Also, avoid pooping above the treeline, which is the elevation on mountains where trees can no longer grow.

“The alpine zone is so fragile,” Sheehan said. “The plants up there are so unique and at risk of human impacts.”

If you must go poop above the treeline, the recommendation is to rock hop, staying on durable surfaces where possible, to reach a location at least 200 feet from the trail. Then select some bare ground in an area that is exposed to the sun, rain and wind, which will speed up decomposition. If you can’t pack out the poop, pack out any toilet paper.

How to dig a cathole

With your trowel, cut a circle in the duff (top layer of organic material) that’s about 6 inches in diameter, Metheny said. Lift the duff and set it aside, then dig down about 6 to 8 inches.

“You don’t want to go too deep,” Metheny said. “You want to stay in that layer where decomposition occurs.”

Once the hole is dug, squat over it and deposit your waste into it. Many people have a difficult time squatting for prolonged periods of time. To help, you can hold onto the trunk of a sapling or enlist a friend or partner to give you support by holding your hands or under your armpits. (The last might be a good method for teaching your children.)

“Most people find it easier to remove their pants or shorts when they squat,” Metheny said. “If you leave them around your ankles, you may not be able to squat comfortably, and secondly, there’s a chance for you to actually soil your pants because your aim is off. Or you can keep [your pants] around one leg. The goal is to be comfortable and prevent an accident.”

Once done, fill the cathole in with the dirt removed when digging it. Then top it off with the circle of duff you cut from the ground and scatter a few small sticks and leaves over it for good measure. If done right, the spot should blend right back into the landscape.

If you missed the cathole, move your poop into it by using a stick or rock. It’s important not to get poop on your trowel because when placed back in your backpack, it can contaminate other items.

If you’re in a group that’s camping, you may want to designate cathole areas for each person so you can have privacy and won’t dig up each other’s catholes. And if you’re staying multiple nights, you can mark your catholes so you can dig a line of them in your area. Then disguise them before leaving.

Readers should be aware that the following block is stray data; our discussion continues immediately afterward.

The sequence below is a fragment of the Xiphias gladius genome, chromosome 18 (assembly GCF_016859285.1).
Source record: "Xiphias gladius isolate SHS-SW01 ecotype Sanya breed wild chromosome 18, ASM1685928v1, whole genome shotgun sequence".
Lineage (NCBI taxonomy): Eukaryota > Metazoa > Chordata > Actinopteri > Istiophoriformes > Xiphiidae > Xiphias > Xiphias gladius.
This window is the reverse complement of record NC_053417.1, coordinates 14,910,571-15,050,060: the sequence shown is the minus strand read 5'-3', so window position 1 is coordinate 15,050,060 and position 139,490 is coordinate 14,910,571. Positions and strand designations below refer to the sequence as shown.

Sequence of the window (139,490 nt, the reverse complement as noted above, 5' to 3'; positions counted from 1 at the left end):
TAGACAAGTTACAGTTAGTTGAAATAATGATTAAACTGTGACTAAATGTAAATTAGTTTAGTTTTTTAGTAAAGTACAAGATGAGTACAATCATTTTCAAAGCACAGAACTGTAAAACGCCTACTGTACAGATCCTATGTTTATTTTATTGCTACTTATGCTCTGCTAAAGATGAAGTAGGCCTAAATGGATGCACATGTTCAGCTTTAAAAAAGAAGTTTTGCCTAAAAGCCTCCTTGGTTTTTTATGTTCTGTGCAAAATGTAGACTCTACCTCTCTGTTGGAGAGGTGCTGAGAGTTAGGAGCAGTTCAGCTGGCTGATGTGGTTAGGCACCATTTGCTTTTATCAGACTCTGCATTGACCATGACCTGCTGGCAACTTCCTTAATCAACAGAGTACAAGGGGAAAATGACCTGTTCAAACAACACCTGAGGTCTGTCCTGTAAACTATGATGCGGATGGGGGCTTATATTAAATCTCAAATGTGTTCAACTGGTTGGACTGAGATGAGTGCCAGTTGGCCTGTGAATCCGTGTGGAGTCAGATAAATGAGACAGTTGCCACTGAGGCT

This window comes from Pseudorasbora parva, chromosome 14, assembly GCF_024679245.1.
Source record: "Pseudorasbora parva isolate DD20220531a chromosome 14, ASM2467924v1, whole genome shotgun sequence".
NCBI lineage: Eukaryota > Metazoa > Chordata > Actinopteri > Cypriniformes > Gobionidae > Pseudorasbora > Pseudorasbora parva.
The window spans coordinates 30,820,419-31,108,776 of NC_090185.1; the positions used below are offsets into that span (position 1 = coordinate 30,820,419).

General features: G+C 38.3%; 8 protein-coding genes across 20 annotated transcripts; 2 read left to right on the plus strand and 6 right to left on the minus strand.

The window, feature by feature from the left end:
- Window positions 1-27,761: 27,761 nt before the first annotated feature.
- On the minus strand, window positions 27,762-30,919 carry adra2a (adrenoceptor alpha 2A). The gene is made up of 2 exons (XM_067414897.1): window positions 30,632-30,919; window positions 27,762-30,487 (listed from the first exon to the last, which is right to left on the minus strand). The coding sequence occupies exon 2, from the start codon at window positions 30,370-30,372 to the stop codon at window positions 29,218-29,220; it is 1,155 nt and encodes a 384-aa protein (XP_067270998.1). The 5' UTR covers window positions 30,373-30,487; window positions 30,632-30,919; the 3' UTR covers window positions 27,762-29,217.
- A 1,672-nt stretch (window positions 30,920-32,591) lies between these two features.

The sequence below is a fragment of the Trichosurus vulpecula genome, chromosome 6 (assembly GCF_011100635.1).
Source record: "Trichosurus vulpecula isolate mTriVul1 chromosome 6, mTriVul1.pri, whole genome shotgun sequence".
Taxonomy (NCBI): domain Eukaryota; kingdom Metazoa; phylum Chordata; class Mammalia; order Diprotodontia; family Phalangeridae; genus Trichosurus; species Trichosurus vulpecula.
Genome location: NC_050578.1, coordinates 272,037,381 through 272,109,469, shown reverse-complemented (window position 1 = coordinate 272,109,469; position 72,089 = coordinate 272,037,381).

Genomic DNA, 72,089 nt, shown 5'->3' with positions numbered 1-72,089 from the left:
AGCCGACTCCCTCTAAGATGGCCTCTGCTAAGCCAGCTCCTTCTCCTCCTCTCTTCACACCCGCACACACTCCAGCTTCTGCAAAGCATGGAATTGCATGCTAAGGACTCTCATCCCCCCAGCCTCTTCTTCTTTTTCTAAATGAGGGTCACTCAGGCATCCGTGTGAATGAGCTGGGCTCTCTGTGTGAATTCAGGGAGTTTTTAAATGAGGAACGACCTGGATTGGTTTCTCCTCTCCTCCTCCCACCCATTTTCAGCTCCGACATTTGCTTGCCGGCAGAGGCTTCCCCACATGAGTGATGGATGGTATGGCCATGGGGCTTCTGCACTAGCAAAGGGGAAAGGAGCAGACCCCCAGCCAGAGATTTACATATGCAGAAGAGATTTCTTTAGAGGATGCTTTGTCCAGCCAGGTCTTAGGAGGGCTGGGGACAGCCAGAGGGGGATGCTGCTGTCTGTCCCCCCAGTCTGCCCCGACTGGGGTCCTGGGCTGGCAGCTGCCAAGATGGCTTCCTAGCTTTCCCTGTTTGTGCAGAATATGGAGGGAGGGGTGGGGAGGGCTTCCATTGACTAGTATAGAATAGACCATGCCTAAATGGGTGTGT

What should you do with toilet paper?

Toilet paper can be a big problem in the wilderness.

“A lot of places require or encourage visitors to pack out toilet paper,” Overall said. “We have a technique called the FOPO bag — the fear of packing out bag. It’s just a Ziplock bag wrapped in duct tape.”

The duct tape covers the see-through plastic so you (or anyone traveling with you) can’t see the soiled toilet paper inside. You can carry this in an outer pocket of your backpack. That way it’s easily accessible and separate from your other supplies.

If you can’t pack out the toilet paper for whatever reason, the recommendation is to use as little toilet paper as possible and to choose non-perfumed, plain brands that will be less attractive to wildlife.

“Wildlife will often dig up TP,” Metheny said. “That’s why you will sometimes find TP on a trail, kind of scuffed up, but no poop.”

Another option is to use natural materials, such as leaves, to wipe. This may be more feasible for pee than poop. Take care to avoid using poison ivy, stinging nettle or any other plant that might irritate your skin.

“It could take some experimentation,” Sheehan said. “Snow is actually pretty good in the winter. It’s cold but effective.”

“If you’re traveling in the backcountry, the more skills you have to be self-sufficient, the better trip you’ll have,” Metheny said. “[Knowing how to responsibly poop in the woods] can expand where you take your outings over time. And it’s essential. It happens every day.”

A previous version of this story incorrectly spelled Hawk Metheny’s name.

Aislinn Sarnacki

Aislinn Sarnacki is a Maine outdoors writer and the author of three Maine hiking guidebooks including “Family Friendly Hikes in Maine.” Find her on Twitter and Facebook @1minhikegirl. You can also...